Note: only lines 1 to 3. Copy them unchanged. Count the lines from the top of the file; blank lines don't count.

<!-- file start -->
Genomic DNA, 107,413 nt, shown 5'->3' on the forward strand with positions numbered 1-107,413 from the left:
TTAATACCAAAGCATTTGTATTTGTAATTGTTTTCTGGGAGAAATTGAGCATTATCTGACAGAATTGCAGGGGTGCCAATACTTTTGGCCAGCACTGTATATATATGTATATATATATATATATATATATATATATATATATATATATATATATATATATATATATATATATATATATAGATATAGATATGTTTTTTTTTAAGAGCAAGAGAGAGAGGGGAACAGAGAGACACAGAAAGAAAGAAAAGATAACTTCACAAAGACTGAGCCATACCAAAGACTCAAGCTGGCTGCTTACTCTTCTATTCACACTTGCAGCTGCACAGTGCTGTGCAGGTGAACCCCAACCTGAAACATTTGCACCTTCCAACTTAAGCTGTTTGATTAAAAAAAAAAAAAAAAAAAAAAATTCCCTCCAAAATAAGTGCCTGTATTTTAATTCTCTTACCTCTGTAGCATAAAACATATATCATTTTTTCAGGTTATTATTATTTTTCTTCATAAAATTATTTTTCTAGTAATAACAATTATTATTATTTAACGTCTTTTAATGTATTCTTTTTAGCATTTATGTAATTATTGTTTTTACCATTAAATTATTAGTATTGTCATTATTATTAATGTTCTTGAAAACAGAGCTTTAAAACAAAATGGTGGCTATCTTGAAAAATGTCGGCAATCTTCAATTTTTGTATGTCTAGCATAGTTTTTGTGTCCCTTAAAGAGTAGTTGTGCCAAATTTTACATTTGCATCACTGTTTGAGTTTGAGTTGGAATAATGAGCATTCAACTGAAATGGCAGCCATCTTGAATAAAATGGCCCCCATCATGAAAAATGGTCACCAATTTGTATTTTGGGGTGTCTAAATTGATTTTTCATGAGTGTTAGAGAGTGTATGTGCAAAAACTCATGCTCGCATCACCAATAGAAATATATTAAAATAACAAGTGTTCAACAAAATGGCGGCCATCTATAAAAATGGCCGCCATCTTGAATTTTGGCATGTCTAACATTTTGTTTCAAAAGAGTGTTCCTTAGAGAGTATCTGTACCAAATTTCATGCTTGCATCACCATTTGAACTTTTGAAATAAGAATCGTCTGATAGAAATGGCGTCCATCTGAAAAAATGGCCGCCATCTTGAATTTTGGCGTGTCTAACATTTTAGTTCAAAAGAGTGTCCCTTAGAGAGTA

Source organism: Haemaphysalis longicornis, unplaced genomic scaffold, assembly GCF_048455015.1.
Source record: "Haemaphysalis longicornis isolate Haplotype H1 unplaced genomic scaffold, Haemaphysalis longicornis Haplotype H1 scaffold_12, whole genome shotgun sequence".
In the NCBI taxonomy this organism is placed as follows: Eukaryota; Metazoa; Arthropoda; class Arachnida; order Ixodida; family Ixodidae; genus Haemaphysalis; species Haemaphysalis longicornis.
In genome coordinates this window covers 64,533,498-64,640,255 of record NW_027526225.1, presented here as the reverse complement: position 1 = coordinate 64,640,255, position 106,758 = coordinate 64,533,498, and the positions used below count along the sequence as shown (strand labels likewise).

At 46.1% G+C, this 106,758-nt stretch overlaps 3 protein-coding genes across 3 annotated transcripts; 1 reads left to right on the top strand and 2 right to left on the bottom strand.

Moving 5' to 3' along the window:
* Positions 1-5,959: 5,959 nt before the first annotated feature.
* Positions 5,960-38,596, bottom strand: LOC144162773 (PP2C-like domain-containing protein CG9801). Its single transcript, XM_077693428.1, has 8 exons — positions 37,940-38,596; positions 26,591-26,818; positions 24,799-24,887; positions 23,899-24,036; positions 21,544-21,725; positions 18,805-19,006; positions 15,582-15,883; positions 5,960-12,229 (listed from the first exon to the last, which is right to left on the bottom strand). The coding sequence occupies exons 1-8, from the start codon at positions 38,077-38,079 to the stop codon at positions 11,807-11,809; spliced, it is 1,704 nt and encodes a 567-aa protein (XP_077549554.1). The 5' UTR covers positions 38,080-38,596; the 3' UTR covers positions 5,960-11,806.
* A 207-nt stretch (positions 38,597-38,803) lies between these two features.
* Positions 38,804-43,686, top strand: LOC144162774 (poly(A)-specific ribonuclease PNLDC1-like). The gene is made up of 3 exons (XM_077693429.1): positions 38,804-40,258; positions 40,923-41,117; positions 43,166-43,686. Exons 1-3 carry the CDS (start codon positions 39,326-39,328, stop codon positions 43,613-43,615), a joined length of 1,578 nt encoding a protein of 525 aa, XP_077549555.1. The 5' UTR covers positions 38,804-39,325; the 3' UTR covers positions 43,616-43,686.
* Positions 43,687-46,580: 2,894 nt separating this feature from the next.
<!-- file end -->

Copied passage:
Genomic DNA, 107,413 nt, shown 5'->3' on the forward strand with positions numbered 1-107,413 from the left:
TTAATACCAAAGCATTTGTATTTGTAATTGTTTTCTGGGAGAAATTGAGCATTATCTGACAGAATTGCAGGGGTGCCAATACTTTTGGCCAGCACTGTATATATATGTATATATATATATATATATATATATATATATATATATATATATATATATATATATATATATATATATATATAGATATAGATATGTTTTTTTTTAAGAGCAAGAGAGAGAGGGGAACAGAGAGACACAGAAAGAAAGAAAAGATAACTTCACAAAGACTGAGCCATACCAAAGACTCAAGCTGGCTGCTTACTCTTCTATTCACACTTGCAGCTGCACAGTGCTGTGCAGGTGAACCCCAACCTGAAACATTTGCACCTTCCAACTTAAGCTGTTTGATTAAAAAAAAAAAAAAAAAAAAAAATTCCCTCCAAAATAAGTGCCTGTATTTTAATTCTCTTACCTCTGTAGCATAAAACATATATCATTTTTTCAGGTTATTATTATTTTTCTTCATAAAATTATTTTTCTAGTAATAACAATTATTATTATTTAACGTCTTTTAATGTATTCTTTTTAGCATTTATGTAATTATTGTTTTTACCATTAAATTATTAGTATTGTCATTATTATTAATGTTCTTGAAAACAGAGCTTTAAAACAAAATGGTGGCTATCTTGAAAAATGTCGGCAATCTTCAATTTTTGTATGTCTAGCATAGTTTTTGTGTCCCTTAAAGAGTAGTTGTGCCAAATTTTACATTTGCATCACTGTTTGAGTTTGAGTTGGAATAATGAGCATTCAACTGAAATGGCAGCCATCTTGAATAAAATGGCCCCCATCATGAAAAATGGTCACCAATTTGTATTTTGGGGTGTCTAAATTGATTTTTCATGAGTGTTAGAGAGTGTATGTGCAAAAACTCATGCTCGCATCACCAATAGAAATATATTAAAATAACAAGTGTTCAACAAAATGGCGGCCATCTATAAAAATGGCCGCCATCTTGAATTTTGGCATGTCTAACATTTTGTTTCAAAAGAGTGTTCCTTAGAGAGTATCTGTACCAAATTTCATGCTTGCATCACCATTTGAACTTTTGAAATAAGAATCGTCTGATAGAAATGGCGTCCATCTGAAAAAATGGCCGCCATCTTGAATTTTGGCGTGTCTAACATTTTAGTTCAAAAGAGTGTCCCTTAGAGAGTA

Source organism: Haemaphysalis longicornis, unplaced genomic scaffold, assembly GCF_048455015.1.